The hypoxia-inducible factor (HIF) prolyl hydroxylase (PHD) enzymes represent novel targets for the treatment of anemia, ulcerative colitis, and ischemic and metabolic disease inter alia. We have identified a novel small-molecule inhibitor of PHD, 1-(5-chloro-6-(trifluoromethoxy)-1H-benzoimidazol-2-yl)-1H-pyrazole-4-carboxylic acid (JNJ-42041935), through structure-based drug design methods. The pharmacology of JNJ-42041935 was investigated in enzyme, cellular, and whole-animal systems and was compared with other compounds described in the literature as PHD inhibitors. JNJ-42041935, was a potent (pK(I) = 7.3-7.9), 2-oxoglutarate competitive, reversible, and selective inhibitor of PHD enzymes. In addition, JNJ-42041935 was used to compare the effect of selective inhibition of PHD to intermittent, high doses (50 μg/kg i.p.) of an exogenous erythropoietin receptor agonist in an inflammation-induced anemia model in rats. JNJ-42041935 (100 μmol/kg, once a day for 14 days) was effective in reversing inflammation-induced anemia, whereas erythropoietin had no effect. The results demonstrate that JNJ-42041935 is a new pharmacological tool, which can be used to investigate PHD inhibition and demonstrate that PHD inhibitors offer great promise for the treatment of inflammation-induced anemia.
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http://dx.doi.org/10.1124/mol.110.070508DOI Listing
June 2011

A novel form of neurotensin post-translationally modified by arginylation.

J Biol Chem 2005 Oct 8;280(42):35089-97. Epub 2005 Aug 8.

Department of Medical Biochemistry and Biophysics, Karolinska Institutet, S-171 77 Stockholm, Sweden.

A novel bioactive form of neurotensin post-translationally modified at a Glu residue was isolated from porcine intestine. Purification of the peptide was guided by detection of intracellular Ca2+ release in SK-N-SH neuroblastoma cells. Using high resolution accurate mass analysis on an ion trap Fourier transform mass spectrometer, the post-translational modification was identified as arginine linked to the gamma-carboxyl of Glu via an isopeptide bond, and we named the newly identified peptide "arginylated neurotensin" (R-NT, N-(neurotensin-C5-4-yl)arginine). Although arginylation is a known modification of N-terminal amino groups in proteins, its presence at a Glu side chain is unique. The finding places neurotensin among the few physiologically active peptides that occur both in post-translationally modified and unmodified forms. Pharmacologically, we characterized R-NT for its ligand activity on three known neurotensin receptors, NTR1, -2, and -3, and found that R-NT has similar pharmacological properties to those of neurotensin, however, with a slightly higher affinity to all three receptors. We expressed the intracellular receptor NTR3 as a soluble protein secreted into the cell culture medium, which allowed characterization of its R-NT and neurotensin binding properties. The creation of soluble NTR3 also provides a potential tool for neutralizing neurotensin action in vivo and in vitro. We have shown that SK-N-SH neuroblastoma cells express NTR1 and NTR3 but not NTR2, suggesting that the Ca2+ mobilization elicited by R-NT is via NTR1.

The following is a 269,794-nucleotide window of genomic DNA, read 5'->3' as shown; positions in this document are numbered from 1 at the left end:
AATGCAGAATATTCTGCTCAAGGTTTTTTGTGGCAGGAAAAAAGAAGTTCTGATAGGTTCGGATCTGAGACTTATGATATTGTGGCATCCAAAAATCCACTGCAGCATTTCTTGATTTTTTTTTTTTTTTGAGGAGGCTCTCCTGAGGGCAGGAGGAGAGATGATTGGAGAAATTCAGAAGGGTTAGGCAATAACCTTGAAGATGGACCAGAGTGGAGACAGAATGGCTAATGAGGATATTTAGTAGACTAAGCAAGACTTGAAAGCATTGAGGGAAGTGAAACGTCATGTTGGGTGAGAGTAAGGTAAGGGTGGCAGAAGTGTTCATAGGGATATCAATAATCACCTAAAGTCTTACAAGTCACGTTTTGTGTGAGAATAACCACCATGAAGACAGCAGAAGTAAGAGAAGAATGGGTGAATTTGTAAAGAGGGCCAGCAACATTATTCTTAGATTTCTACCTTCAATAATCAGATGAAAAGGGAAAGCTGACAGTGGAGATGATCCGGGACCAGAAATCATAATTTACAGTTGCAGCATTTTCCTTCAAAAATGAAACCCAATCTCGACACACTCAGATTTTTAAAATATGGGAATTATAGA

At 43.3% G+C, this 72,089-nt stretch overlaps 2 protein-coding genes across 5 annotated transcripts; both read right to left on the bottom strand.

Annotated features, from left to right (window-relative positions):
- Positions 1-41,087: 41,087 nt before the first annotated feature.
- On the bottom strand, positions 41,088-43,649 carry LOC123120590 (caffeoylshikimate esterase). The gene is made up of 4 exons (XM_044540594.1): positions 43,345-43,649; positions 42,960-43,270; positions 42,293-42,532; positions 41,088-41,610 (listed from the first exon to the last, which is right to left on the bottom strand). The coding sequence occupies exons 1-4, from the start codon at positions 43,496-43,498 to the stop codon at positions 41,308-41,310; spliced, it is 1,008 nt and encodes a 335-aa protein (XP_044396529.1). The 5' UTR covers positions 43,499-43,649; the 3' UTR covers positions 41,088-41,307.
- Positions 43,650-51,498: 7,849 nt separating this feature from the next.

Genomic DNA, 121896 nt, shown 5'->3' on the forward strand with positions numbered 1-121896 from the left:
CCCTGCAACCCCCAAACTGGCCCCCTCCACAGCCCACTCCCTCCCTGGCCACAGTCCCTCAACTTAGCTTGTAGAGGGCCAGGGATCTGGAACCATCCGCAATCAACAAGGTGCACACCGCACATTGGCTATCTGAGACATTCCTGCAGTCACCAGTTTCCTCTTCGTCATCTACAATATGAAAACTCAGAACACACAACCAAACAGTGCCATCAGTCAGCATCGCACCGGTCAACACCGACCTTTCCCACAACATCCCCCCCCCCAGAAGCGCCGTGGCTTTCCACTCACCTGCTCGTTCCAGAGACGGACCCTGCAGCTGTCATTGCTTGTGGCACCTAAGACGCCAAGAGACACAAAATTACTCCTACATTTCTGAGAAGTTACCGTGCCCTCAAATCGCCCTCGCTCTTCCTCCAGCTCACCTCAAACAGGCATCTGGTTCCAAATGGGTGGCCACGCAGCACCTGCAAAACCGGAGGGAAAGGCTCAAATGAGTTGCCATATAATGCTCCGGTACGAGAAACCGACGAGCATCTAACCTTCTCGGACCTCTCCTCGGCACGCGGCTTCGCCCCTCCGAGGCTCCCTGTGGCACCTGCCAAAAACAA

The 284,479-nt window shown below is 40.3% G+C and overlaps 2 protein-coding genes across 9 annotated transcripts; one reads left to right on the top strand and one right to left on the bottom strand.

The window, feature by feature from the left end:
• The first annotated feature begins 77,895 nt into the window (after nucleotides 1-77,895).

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http://dx.doi.org/10.1074/jbc.M502567200DOI Listing
October 2005

Molecular and pharmacological characterization of serotonin 5-HT2A and 5-HT2B receptor subtypes in dog.

Eur J Pharmacol 2005 Apr 20;513(3):181-92. Epub 2005 Apr 20.

Johnson & Johnson Pharmaceutical Research and Development, L.L.C., 3210 Merryfield Row, San Diego, CA 92121, USA.

We report the cloning, molecular characterization, and pharmacological characterization of the canine 5-HT2A and 5-HT2B receptors. The canine and human 5-HT2A receptors share 93% amino acid homology. The canine and human 5-HT2B receptors are also highly conserved (87% homology) with the exception of the carboxyl termini where the canine protein is 62 amino acids shorter. Both the canine 5-HT2A and 5-HT2B receptors have high affinity for [3H]5-HT (KD=4.50+/-0.89 nM and 3.10+/-0.82 nM, respectively) and, in general, the pharmacology of these two receptors matches closely the pharmacology of their human homologs for the 19 serotonergic ligands tested. However, the functional response (Ca2+ mobilization) of the canine 5-HT2B receptor to several agonists was weaker compared to the human 5-HT2B receptor. Using quantitative reverse transcriptase polymerase chain reaction, a high expression level of canine 5-HT2A receptor mRNA was detected in the brain and lower levels in peripheral tissues, whereas the highest levels of canine 5-HT2B receptor mRNA were observed in lungs and smooth muscles. A significant level of canine 5-HT2B receptor mRNA was detected in brain tissue. The availability of the full sequence and pharmacology of the canine 5-HT2A and canine 5-HT2B receptors provides useful information for the interpretation of previous and future pharmacological studies of 5-HT2A/2B ligands in dog.